He became interested in the process of his shirt’s construction, enough to be part of all the decisions which went into making it. I did convince hubby to let me construct the shirt with button and loop closures for the front neck opening. It is an option to the actual pattern, one which I wanted to make for more reasons than one – there wasn’t enough fabric, I didn’t feel up to experimenting with making a placket, and (lastly) a button/loop front is unique. Partly out of personal taste and (again) partly from lack of fabric, hubby wanted a contrast collar, one which brightens up and tones down the plaid. He had no problem with me using fine finishing techniques, nor did he mind the fact I kept the fit boxy and a bit generous to be more authentic (and comfortable). I think it looks pretty good…I believe he does too!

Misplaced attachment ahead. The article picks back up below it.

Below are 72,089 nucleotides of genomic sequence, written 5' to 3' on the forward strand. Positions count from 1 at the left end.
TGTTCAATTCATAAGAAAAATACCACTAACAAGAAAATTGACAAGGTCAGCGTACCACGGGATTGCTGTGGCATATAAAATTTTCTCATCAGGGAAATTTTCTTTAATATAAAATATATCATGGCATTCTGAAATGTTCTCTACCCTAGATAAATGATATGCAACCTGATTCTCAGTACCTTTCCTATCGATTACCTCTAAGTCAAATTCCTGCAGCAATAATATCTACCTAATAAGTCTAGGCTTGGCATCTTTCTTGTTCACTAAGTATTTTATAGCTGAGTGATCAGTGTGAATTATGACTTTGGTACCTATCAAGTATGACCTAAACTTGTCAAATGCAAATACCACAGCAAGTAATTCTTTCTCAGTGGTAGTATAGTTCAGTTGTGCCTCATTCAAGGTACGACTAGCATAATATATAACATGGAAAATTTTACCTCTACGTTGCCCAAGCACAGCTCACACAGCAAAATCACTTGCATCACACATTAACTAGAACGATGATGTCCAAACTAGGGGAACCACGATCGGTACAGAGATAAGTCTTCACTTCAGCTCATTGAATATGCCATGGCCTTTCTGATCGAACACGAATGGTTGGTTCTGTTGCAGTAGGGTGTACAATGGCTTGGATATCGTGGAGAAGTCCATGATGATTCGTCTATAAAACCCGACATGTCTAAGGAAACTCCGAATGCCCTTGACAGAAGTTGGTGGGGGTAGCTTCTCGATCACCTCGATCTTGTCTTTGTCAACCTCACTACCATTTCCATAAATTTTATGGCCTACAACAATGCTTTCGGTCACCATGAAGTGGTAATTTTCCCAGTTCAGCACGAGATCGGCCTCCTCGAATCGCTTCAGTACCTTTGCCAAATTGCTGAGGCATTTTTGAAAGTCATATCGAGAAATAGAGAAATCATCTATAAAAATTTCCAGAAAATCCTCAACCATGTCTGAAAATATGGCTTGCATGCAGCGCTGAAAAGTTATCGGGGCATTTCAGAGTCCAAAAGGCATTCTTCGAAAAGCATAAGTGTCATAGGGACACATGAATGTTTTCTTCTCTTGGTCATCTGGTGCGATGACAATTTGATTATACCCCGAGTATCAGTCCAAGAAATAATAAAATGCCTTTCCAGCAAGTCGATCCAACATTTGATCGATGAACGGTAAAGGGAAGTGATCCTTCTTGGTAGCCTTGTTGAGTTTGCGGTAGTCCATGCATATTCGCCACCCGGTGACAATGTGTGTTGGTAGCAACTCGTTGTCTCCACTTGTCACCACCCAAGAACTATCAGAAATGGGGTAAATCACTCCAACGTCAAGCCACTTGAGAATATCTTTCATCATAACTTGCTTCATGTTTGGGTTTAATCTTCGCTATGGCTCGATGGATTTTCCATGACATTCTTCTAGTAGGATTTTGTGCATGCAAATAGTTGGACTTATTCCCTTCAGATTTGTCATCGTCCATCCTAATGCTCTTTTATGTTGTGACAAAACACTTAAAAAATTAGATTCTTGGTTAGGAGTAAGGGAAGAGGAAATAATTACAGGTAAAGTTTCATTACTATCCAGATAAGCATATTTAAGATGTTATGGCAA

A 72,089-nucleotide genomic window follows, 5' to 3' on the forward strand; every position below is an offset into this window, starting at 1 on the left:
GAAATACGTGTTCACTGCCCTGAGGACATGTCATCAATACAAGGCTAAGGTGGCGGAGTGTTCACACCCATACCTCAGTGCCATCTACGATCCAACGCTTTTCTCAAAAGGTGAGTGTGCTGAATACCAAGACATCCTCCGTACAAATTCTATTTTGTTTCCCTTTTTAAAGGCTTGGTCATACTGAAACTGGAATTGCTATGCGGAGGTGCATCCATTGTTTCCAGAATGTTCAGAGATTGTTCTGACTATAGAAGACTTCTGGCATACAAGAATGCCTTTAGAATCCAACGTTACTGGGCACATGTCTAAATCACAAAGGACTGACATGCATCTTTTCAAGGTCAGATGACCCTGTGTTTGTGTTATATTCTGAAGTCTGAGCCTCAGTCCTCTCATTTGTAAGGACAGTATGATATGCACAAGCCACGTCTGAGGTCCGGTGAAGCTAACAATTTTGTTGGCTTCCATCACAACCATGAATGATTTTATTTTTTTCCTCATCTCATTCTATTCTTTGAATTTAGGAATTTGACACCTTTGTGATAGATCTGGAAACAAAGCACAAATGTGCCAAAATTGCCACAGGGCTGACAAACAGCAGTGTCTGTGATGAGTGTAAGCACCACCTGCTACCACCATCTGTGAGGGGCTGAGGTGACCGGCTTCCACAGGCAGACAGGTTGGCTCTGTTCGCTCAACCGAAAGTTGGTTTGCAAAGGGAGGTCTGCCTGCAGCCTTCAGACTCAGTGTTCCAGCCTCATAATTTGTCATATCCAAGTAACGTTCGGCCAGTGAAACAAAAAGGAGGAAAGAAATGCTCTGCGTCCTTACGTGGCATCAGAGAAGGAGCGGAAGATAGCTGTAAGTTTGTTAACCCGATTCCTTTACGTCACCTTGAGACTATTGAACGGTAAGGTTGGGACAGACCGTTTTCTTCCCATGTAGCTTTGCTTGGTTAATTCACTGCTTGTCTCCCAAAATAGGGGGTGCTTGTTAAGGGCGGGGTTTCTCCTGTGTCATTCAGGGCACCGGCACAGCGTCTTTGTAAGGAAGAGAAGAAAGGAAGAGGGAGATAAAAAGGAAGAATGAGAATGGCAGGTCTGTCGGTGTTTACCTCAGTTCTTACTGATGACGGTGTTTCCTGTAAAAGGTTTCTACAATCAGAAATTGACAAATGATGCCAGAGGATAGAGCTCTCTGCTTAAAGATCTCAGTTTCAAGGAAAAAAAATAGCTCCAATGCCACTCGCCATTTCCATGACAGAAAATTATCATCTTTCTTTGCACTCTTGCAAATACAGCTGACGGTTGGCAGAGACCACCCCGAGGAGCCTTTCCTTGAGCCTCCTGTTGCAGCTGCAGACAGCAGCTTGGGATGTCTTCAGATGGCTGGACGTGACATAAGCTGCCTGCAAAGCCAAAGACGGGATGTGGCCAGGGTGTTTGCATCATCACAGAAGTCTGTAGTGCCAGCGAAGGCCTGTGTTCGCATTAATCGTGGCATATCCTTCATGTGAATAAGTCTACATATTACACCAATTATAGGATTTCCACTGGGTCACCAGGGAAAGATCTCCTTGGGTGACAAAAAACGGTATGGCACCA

The back top of the shoulder piece, which stretches across horizontally, was adapted to add more interest and again accommodate the shortage of fabric. Instead of one solid piece laid out along the straight grain of the selvedge, I cut the shoulder yoke on the bias, with a center seam. The corresponding seam allowance was added. This could have been a risky (or flat out bad) move to cut this piece on the bias if it hadn’t had the second lining piece cut properly to keep the correct shape and needed strength across a high stress area of the shirt. I think my decision to cut the back shoulder yoke on the bias was worth the “risk” of disregarding directions – it adds so much more interest by having fun mitering the stripes into a downward chevron- style of design. So many times in my sewing a problem or mistake I encounter only challenges me to think outside the box and come up with a more unique and creative way to do something than before. This 50’s shirt is one big example of how to make lemonade from lemons. I think I will be very much temped to cut out another back shoulder yoke in this same bias/chevron-striped manner on another shirt, whether it’s one for him or one for me. We’ll see.